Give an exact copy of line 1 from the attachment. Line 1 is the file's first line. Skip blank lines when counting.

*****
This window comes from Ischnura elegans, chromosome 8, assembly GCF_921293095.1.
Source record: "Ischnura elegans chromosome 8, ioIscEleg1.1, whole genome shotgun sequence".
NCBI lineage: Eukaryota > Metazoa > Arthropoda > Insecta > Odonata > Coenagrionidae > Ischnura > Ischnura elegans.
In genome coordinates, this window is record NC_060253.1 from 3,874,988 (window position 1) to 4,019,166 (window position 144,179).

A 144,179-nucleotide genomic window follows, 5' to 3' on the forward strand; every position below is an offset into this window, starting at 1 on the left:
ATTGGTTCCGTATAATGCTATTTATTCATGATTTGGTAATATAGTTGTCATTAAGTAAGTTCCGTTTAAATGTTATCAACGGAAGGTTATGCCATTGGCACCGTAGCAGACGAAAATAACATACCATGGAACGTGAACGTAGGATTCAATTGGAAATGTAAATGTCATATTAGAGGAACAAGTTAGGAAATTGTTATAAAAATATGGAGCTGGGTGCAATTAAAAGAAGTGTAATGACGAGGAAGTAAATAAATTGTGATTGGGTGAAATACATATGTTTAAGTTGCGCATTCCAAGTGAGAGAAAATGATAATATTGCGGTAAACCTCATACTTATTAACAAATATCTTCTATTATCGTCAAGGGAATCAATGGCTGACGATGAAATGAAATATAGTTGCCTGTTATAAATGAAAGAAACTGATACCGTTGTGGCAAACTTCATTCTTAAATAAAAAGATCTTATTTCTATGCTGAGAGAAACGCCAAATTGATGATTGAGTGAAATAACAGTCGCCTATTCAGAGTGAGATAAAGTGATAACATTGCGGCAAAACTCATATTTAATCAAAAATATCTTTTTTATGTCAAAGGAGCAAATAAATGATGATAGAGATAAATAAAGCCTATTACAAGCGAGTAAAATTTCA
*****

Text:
This window comes from Ischnura elegans, chromosome 8, assembly GCF_921293095.1.